Brooklyn’s Kombuchman

Written by Michele Hoos on . Posted in Breaking News, Posts.


A few years ago, Eric Childs’ boss gave him a bottle of fermented Kombucha tea when he complained of feeling sick, and soon, he got “really into it.”

After talking to 23-year-old Childs about Kombucha for a few minutes, I felt myself getting really into it, too. Childs says that drinking the nutrient-rich tea has given him more energy, boosted his metabolism, cleared up his skin and cured the terrible heartburn he used to take medication for.

“My personal philosophy about Kombucha is that it works with the drinker to aid in what their body needs,” says Childs, who calls himself the “Kombuchman” and went through “a personal health revolution” after he started drinking the tea. “And what I’m most blown away by is that I haven’t had a cold for three years. My immune system is off the charts, and this I attribute to the ‘Buch and the lifestyle that has come with it.’”

Kombucha converts such as Childs don’t seem to mind that the drink tastes nothing like tea, but more like palatable vinegar with strange strands of live culture floating in the effervescent fizz. Childs says he generally opens up a bottle of ‘Buch in the morning and drinks 4-ounce portions throughout the day. For a novice Kombucha drinker, he recommends starting with 8 ounces a day.

The beverage has begun to show up at delis and bodegas in the city, but because store-bought Kombucha retails for around $5 dollars a bottle, Childs started to experiment with the scientific brewing process at home once he got hooked on his expensive tea habit. After tweaking his recipe and methods, he was giving away his brew to friends and family. By January of this year, he was bottling 12 cases every two weeks.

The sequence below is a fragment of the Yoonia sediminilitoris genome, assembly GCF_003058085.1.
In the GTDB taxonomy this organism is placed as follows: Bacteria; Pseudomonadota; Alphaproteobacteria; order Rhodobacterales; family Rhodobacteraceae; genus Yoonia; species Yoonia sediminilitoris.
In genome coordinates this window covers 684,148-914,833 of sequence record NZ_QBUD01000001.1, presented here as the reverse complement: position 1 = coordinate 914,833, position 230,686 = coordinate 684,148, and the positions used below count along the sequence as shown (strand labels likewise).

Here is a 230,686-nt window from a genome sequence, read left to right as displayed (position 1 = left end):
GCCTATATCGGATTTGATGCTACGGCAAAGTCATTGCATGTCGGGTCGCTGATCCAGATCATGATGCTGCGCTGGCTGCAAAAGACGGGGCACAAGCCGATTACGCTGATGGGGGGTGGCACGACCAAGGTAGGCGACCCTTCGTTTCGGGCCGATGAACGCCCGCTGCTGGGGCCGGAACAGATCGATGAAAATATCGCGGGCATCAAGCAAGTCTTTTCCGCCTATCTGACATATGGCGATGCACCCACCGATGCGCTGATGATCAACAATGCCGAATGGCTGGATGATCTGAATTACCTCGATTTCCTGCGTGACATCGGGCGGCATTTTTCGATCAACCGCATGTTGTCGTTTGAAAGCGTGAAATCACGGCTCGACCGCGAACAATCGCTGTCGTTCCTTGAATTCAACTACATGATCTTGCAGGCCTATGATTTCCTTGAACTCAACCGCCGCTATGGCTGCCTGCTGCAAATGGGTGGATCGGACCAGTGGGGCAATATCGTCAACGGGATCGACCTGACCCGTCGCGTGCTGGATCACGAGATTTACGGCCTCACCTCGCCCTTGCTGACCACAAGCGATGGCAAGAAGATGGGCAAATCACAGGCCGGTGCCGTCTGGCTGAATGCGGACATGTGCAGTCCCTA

Childs is currently in the process of setting up a proper brewery and launching a Brooklyn-based Kombucha company by the summer. He plans on selling 16-ounce bottles of Kombucha Brooklyn for $3, less than the average price of what’s on the market. “I’ve always wanted to start a business that I could reach people with,” Childs explains. “And I found this beverage that I’m not only extremely passionate about—it does wonderful things for you.”

“As soon as you drink it, you can immediately feel it in you,” Childs says, doing what he loves: preaching about the ‘Buch. “What I say is, ‘Drink the revolution!’”

So you want to try brewing up some Kombucha at home? To get more intimate with the process and learn some of his trade secrets, sign up for a brewing class with Childs at the Brooklyn Kitchen or contact him directly through his website,

Here are some tips from Eric Childs:

• First, find a glass jar with a wide opening.

• Brew a very strong batch of black tea (Kombucha does best with black tea, Childs explains) and let it steep about 20 minutes. In a one-gallon jar, use eight tea bags and fill the jar halfway.

• Once you have a really strong tea, remove the bags and add a cup and a half of sugar.

• After the tea has cooled, acidify the tea by adding apple cider vinegar or already brewed Kombucha to protect the culture and prevent bacteria growth.

• Drop in your “SCOBY” (symbiotic culture of bacteria and yeast). SCOBYs are readily available on websites like Kombucha Exchange.

• Now you’ve begun the fermentation process. Cover your jar with a cloth that allows the Kombucha to breathe but doesn’t allow anything in.

• Let the Kombucha rest undisturbed for six to 12 days at a temperature between 74 and 84 degrees. “Temperature will play the biggest role,” Childs says. “If you can keep a consistent temperature, you’re going to have a great Kombucha. The culture is a living thing and consistency is very important.”

• Over the course of eight days, the mother culture you dropped in is converting sugars in the teas and converting new culture on the top of the jar.You will see a thin, gelatinous layer growing on top. How do you know it’s ready? “Once you have Kombucha that has a nice tart zing, but a little sweetness— you can still taste the tea but a sour apple taste begins to show,” explains Childs. “You draw both the cultures, and you have bottle-ready-buch.”